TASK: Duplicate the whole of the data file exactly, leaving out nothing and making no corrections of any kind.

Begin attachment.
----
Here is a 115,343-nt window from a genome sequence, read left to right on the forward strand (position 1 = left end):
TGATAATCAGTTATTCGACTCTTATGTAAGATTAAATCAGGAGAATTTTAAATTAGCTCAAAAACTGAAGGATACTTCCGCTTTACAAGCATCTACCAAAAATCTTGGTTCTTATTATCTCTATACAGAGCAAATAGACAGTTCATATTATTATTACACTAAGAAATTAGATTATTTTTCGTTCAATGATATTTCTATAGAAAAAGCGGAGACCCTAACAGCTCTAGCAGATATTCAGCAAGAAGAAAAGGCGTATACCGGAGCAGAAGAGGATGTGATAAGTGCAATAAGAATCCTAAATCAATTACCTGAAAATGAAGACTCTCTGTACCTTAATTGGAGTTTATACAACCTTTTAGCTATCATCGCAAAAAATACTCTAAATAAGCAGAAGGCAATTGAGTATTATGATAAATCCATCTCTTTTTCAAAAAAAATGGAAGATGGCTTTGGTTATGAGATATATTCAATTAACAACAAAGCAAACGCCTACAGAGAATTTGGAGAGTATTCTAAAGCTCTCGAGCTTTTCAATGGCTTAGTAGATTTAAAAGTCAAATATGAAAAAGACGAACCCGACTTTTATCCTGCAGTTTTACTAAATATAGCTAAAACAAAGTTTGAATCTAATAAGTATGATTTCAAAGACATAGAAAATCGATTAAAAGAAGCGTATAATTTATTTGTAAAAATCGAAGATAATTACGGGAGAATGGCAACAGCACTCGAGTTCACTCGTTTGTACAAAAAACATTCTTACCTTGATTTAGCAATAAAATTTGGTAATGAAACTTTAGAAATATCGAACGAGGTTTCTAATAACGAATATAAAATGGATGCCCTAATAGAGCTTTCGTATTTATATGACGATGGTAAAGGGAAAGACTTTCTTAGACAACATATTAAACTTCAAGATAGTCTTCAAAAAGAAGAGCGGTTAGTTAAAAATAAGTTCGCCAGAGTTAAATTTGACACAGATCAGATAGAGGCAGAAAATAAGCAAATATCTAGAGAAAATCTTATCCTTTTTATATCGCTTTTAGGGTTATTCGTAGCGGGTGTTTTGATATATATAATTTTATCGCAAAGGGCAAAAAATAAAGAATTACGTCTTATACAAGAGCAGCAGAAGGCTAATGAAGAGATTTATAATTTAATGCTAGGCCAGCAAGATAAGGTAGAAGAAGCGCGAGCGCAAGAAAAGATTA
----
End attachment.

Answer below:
Here is a 115,343-nt window from a genome sequence, read left to right on the forward strand (position 1 = left end):
TGATAATCAGTTATTCGACTCTTATGTAAGATTAAATCAGGAGAATTTTAAATTAGCTCAAAAACTGAAGGATACTTCCGCTTTACAAGCATCTACCAAAAATCTTGGTTCTTATTATCTCTATACAGAGCAAATAGACAGTTCATATTATTATTACACTAAGAAATTAGATTATTTTTCGTTCAATGATATTTCTATAGAAAAAGCGGAGACCCTAACAGCTCTAGCAGATATTCAGCAAGAAGAAAAGGCGTATACCGGAGCAGAAGAGGATGTGATAAGTGCAATAAGAATCCTAAATCAATTACCTGAAAATGAAGACTCTCTGTACCTTAATTGGAGTTTATACAACCTTTTAGCTATCATCGCAAAAAATACTCTAAATAAGCAGAAGGCAATTGAGTATTATGATAAATCCATCTCTTTTTCAAAAAAAATGGAAGATGGCTTTGGTTATGAGATATATTCAATTAACAACAAAGCAAACGCCTACAGAGAATTTGGAGAGTATTCTAAAGCTCTCGAGCTTTTCAATGGCTTAGTAGATTTAAAAGTCAAATATGAAAAAGACGAACCCGACTTTTATCCTGCAGTTTTACTAAATATAGCTAAAACAAAGTTTGAATCTAATAAGTATGATTTCAAAGACATAGAAAATCGATTAAAAGAAGCGTATAATTTATTTGTAAAAATCGAAGATAATTACGGGAGAATGGCAACAGCACTCGAGTTCACTCGTTTGTACAAAAAACATTCTTACCTTGATTTAGCAATAAAATTTGGTAATGAAACTTTAGAAATATCGAACGAGGTTTCTAATAACGAATATAAAATGGATGCCCTAATAGAGCTTTCGTATTTATATGACGATGGTAAAGGGAAAGACTTTCTTAGACAACATATTAAACTTCAAGATAGTCTTCAAAAAGAAGAGCGGTTAGTTAAAAATAAGTTCGCCAGAGTTAAATTTGACACAGATCAGATAGAGGCAGAAAATAAGCAAATATCTAGAGAAAATCTTATCCTTTTTATATCGCTTTTAGGGTTATTCGTAGCGGGTGTTTTGATATATATAATTTTATCGCAAAGGGCAAAAAATAAAGAATTACGTCTTATACAAGAGCAGCAGAAGGCTAATGAAGAGATTTATAATTTAATGCTAGGCCAGCAAGATAAGGTAGAAGAAGCGCGAGCGCAAGAAAAGATTA